One of the first things we commonly discuss in biblical counseling, regardless of who walks into the counseling room or what issues they’re facing, is the reason why we all exist. We talk about our purpose in life.

Since mankind was created by God, we must look to God to learn why He created us, to learn what He designed us for. Everything created, whether by God or by man, has a reason behind it. Everything is designed a certain way to fulfill a specific purpose. What is our purpose? God tells us in His Word.

“Everyone who is called by my name, whom I created for my glory, whom I formed and made.” – Isaiah 43:7

We find in this passage that God created us for His glory. We weren’t created for our own glory, or to make a great name for ourselves, or to pursue self-gratification, or for any of the other countless things people live their lives for. We were created for something much bigger than those things, someone much bigger than ourselves.

We can draw from this verse in Isaiah a simple statement, the first of three key statements that serve as foundations to guide all aspects of our lives.1

1. My purpose in life is to glorify God

“So, whether you eat or drink, or whatever you do, do all to the glory of God.” – 1 Corinthians 10:31

“So whether we are at home or away, we make it our aim to please him.” – 2 Corinthians 5:9

All of life is to be about glorifying God. We were made for this. And since we were made for it, when we start to live for some other purpose, when we’re trying to live in a way that contradicts God’s creative design for us, we’re going to find trouble awaiting us. Our greatest joy and peace in life is found by living in step with our purpose in life. Only in God can we find fullness of joy and peace.2

This first key statement, regarding living to glorify God, leads to an important question. How do we glorify God? What does that even mean? We find the answer in the next key statement.

2. I glorify God by being like Jesus Christ

If our purpose is to glorify God, to please Him, then we need to look to the only person who has ever lived a perfect life – Jesus. His every word, thought, and deed glorified God. When Jesus was baptized, God the Father proclaimed that He was “well pleased” with Christ.3 So if we are to bring glory to God, then we must be imitators of Christ. We are to live as He lived – in holiness, love, and with a God-centered focus.

There is a problem though. We’re sinners. We can’t perfectly live like Jesus lived. But that’s where the last key statement comes in.

3. God knows I won’t be perfect, but He expects me to be growing

This is what it comes down to. God knows that none of us will be perfect. Not even close to perfect. That’s why Jesus had to come to earth, live a perfect life, and die a perfect death on our behalf. As Christians we rejoice in what Christ has done for us, we live in gratitude for what He’s done, knowing that absolutely nothing we do can add to or take away from the perfect righteousness He has given to us.

As followers of Christ we are covered by His grace. And because we’re covered by His grace, covered by His love, we seek to live in new, God-focused ways, growing in Christ-likeness.

“But grow in the grace and knowledge of our Lord and Savior Jesus Christ. To him be the glory both now and to the day of eternity. Amen.” – 2 Peter 3:18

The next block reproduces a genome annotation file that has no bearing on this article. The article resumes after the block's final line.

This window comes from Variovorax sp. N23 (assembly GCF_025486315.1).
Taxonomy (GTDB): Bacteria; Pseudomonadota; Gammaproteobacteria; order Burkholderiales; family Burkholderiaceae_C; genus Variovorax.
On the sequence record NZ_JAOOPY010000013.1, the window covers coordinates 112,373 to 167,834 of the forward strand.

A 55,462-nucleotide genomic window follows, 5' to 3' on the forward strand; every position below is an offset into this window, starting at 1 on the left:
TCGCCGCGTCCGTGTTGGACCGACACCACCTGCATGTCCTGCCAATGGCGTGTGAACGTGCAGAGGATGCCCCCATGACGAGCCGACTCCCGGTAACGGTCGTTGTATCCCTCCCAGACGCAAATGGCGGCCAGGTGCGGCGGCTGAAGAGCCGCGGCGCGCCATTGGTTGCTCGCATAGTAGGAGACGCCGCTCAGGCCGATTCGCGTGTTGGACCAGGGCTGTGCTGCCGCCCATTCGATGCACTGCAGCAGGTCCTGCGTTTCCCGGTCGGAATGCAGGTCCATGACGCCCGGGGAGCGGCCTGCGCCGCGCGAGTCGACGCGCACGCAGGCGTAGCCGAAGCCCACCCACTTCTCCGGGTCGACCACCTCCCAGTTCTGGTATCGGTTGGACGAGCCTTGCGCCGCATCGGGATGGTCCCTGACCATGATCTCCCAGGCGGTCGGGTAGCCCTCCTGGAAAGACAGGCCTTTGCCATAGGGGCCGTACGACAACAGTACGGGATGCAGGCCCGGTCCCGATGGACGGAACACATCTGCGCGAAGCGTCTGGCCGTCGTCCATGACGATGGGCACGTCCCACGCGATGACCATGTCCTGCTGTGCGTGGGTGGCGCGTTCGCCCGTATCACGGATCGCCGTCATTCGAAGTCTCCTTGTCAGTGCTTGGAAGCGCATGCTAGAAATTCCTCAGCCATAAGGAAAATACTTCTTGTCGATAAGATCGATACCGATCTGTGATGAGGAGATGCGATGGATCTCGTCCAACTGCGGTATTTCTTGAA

“Put off your old self, which belongs to your former manner of life and is corrupt through deceitful desires, and…be renewed in the spirit of your minds, and…put on the new self, created after the likeness of God in true righteousness and holiness.” – Ephesians 4:22-24

We’re sinners, living in a world full of sin, but God doesn’t want us to stay in that sin. He wants better for His children. He wants us to be free from the bondage of sin, and the death that sin brings. He redeemed us so that our eyes could be lifted off of the empty worldly pursuits we once lived for, and fixed on Him, the one who loves us with all His heart and who created us to know, enjoy, and glorify Him forever and ever.

With all of this in mind, a good question we can ask ourselves each day, several times a day even, is: “I’m here right now to glorify God. How am I doing with that?”

  1. These three statements are widely used in biblical counseling, but their original author is unknown.
  2. Joy – Psalm 16:11 & John 15:11, Peace – John 14:27 & Philippians 4:7
  3. Matthew 4:16-17
While God is faithful to change hearts and minds in the lives of His children, we also understand that change is a process, and often times far from simplistic or quick. Habits of life and thinking tend to change over time as the Holy Spirit works in hearts. This process of change is called “progressive sanctification.” It can be helpful and sometimes necessary to seek help from other Christians who can faithfully lead and walk with us, providing biblical encouragement and instruction along the way for the implementation of God-honoring, Christ-centered change. If you are struggling with life’s challenges, we would encourage you to seek help from your pastor, a godly friend, or a biblical counselor who is committed to seeking answers from God’s Word. To find a biblical counselor you can contact us or visit biblicalcounseling.com to find a counselor in your area.

Born and raised in the Dallas area, Ryan loves calling Texas his home. He met his wife Jessica at Grace Bible Fellowship Church, where he serves on staff and is a counselor for Grace Biblical Counseling Ministries. Since 2013 he has been a member of the Association of Certified Biblical Counselors, and in May 2015 he graduated from Moody Bible Institute with a B.S. in Ministry Leadership.

Foundational Truths to Guide Our Lives